visors gave training to the students in the interview protocol, followed all data collection during individual
tutorial sessions (three for each interviewer) and at the end the quality of their work were assessed. Each stu-
dent made a previous contact with the participants in order to book the future appointment. The majority of
the interviews were carried out outside the participants’ organization (80%) and the remaining in a workplace
The interview schedule was developed by the authors of this paper. The interviews performed were semi-
structured, including questions related to the participants’ employment situation, lay conceptions about occu-
pational accidents and participants’ personal experience of hazardous events. The questions analyzed for this
study were questions: ‘‘In your opinion, what is an occupational accident?” and” In your opinion, what are the
causes for occupational accidents?” The first question was related to the definition of occupational accidents
and the second was about the causes of occupational accidents.
All interviews were recorded and subjected to fully transcription.

2.3. Data analysis

A content analysis (with development of a system of categories) and a Homals (multiple correspondence
analysis) were the procedures used to analyze the data.
The content analysis used to study the causal attributions for occupational accidents was adapted from
Gyekye (2003, p. 537). This author created a questionnaire divided into external and internal causal factors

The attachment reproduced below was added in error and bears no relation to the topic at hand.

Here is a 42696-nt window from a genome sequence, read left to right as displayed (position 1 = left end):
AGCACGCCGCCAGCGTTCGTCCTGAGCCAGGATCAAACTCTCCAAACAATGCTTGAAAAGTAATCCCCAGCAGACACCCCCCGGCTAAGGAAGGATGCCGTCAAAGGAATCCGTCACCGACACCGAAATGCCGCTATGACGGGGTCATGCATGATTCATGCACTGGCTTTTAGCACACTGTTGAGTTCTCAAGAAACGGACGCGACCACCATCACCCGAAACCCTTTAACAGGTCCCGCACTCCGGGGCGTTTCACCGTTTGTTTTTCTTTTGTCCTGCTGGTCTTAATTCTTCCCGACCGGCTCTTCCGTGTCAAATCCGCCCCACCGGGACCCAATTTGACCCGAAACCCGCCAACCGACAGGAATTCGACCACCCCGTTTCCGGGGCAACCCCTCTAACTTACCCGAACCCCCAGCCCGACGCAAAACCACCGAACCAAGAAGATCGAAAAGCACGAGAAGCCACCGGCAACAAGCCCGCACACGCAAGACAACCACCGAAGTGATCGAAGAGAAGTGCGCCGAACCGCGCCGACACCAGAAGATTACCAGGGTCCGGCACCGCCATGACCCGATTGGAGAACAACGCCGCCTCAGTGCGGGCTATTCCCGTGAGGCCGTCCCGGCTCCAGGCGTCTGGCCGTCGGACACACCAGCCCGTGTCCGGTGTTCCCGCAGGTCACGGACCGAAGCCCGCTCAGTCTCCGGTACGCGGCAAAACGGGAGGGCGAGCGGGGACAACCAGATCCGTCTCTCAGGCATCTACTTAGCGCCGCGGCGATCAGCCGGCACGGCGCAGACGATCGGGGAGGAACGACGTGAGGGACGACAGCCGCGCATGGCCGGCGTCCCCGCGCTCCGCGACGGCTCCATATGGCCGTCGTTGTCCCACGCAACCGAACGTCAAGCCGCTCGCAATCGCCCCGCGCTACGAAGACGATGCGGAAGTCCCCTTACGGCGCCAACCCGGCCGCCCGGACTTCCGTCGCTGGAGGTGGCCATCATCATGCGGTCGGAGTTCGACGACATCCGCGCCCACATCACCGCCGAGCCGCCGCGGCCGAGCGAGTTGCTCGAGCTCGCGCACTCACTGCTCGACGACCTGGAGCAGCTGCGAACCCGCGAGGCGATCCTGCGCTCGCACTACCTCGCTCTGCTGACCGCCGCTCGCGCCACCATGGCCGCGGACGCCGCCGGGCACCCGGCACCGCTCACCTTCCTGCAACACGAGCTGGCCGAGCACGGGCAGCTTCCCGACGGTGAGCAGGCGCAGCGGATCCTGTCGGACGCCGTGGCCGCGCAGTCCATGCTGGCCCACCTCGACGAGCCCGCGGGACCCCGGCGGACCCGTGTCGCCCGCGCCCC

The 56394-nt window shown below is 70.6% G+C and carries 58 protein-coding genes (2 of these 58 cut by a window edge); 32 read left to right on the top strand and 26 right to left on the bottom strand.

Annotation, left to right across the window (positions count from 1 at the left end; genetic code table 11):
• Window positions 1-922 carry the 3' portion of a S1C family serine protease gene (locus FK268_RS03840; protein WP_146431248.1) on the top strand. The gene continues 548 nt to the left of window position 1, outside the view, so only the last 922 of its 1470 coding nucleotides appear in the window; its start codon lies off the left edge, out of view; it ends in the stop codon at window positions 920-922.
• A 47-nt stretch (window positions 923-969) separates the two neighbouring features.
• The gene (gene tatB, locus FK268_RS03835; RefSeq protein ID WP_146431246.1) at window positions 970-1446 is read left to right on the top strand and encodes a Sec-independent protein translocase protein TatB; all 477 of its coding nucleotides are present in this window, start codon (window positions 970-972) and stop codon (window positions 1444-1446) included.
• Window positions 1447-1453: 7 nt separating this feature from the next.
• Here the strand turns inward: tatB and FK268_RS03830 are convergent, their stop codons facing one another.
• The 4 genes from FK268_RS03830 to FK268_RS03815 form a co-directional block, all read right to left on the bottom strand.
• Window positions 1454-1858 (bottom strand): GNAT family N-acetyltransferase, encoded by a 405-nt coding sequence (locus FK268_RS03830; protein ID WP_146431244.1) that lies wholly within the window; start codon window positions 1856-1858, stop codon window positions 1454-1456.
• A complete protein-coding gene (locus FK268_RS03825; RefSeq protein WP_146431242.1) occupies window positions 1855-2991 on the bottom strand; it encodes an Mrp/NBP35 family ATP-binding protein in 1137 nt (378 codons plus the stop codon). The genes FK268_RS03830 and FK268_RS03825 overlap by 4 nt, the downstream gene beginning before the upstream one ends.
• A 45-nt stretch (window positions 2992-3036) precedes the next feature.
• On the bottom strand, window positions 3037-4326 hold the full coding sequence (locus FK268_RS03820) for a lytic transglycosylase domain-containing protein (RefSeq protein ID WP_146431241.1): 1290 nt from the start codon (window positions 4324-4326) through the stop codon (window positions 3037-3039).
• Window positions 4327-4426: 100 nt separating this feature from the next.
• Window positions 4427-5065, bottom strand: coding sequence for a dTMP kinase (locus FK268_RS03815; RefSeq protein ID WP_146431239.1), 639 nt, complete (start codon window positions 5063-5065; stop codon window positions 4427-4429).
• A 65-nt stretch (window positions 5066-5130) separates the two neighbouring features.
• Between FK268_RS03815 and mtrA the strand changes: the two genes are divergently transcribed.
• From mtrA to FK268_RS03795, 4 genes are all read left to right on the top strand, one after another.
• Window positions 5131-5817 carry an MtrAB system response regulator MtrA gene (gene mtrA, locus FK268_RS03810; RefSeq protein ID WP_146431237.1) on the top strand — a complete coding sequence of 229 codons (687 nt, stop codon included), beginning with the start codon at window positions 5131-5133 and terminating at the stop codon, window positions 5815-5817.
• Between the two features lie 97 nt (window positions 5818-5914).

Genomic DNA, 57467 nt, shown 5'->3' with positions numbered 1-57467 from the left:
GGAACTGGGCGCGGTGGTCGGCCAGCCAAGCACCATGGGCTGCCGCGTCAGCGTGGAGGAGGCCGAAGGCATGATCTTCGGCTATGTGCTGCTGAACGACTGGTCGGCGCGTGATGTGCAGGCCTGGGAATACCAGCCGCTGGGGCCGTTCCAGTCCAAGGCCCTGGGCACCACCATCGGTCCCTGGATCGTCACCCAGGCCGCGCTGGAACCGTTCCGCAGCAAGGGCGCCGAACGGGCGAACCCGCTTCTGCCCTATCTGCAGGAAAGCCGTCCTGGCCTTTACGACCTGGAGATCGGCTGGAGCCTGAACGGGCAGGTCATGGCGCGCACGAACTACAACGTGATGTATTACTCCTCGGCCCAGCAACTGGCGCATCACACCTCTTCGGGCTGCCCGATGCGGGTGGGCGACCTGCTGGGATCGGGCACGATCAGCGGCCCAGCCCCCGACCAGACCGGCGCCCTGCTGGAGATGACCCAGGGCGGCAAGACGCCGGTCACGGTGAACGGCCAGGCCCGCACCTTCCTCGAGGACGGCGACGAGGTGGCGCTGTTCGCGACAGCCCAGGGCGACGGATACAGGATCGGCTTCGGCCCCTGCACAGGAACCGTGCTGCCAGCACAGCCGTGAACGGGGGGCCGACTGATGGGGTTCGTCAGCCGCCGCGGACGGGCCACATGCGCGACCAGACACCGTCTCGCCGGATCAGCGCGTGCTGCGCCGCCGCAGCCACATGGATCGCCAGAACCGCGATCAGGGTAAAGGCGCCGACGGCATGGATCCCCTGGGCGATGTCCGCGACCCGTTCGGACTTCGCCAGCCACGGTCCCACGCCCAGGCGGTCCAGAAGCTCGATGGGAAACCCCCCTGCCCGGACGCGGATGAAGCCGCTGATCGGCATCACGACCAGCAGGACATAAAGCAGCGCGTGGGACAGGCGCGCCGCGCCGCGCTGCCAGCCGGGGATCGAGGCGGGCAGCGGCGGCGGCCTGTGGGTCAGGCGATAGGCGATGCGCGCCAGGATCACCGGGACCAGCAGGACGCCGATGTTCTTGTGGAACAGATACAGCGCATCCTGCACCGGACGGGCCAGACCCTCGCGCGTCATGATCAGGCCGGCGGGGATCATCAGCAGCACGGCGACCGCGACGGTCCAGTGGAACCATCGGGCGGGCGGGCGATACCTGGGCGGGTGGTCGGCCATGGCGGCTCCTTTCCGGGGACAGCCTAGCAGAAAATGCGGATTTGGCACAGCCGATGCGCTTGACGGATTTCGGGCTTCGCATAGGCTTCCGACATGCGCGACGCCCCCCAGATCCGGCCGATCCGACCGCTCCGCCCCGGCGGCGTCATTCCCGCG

that influenced or contributed to occupational accidents, both presenting 15 subcategories to which the sub-
jects answered in a five point scale. In our study, these subcategories were not rated in a scale but marked as
absent/present in the content analysis.
Although using the same strucure, there were only included the subcategories from Gyekye (2003) that were
mentioned by the subjects. Ten external and eight internal subcategories were removed from the analysis.
Regarding external attributions, the subcategories unsafe equipment, inadequate training, pressure from man-
agement and poor housekeeping were kept. It was necessary to add three external subcategories (mentioned by
our subjects and not present at the original study): lack of inspection, lack of supervision and bad luck/des-
tiny. Concerning the internal related subcategories, there were included lack of skill, attention lapse, miscon-
duct, inexperience, carelessness, bad day and fatigue. In this case, it was not necessary to include further sub-
categories related to internal factors.
This study introduced a new variable in the analysis, designated by primary attribution and defined as the
first type of attribution mentioned by the subjects. Subjects commonly refer several factors to explain occu-
pational accidents, mentioning both internal and external causes. This variable was related to the first causal
factor referred by the subjects, conceptualised as their more immediate explanation.
For a summary of the system developed and category dictionary see Table 1.
The content analysis performed on the question about the definition of occupational accidents was devel-
oped in Niza et al. (2006), in a study about the definitions and operationalizations of work-related accidents
used in empirical studies for a 10-year period (1995–2005). This system of categories is structured around
four main categories: (1) occupational accident context, (2) occupational accident sudden characteristic,
964 C. Niza et al. / Safety Science 46 (2008) 959–971

Table 1
Dictionary and frequencies related to causal attribution categories (adapted from Gyekye, 2003)
Categories Subcategories Dictionary Absolute frequency Relative frequency
Primary attribution Internal Causes associated with the worker 33 58.9
External Causes associated with the context 18 32.1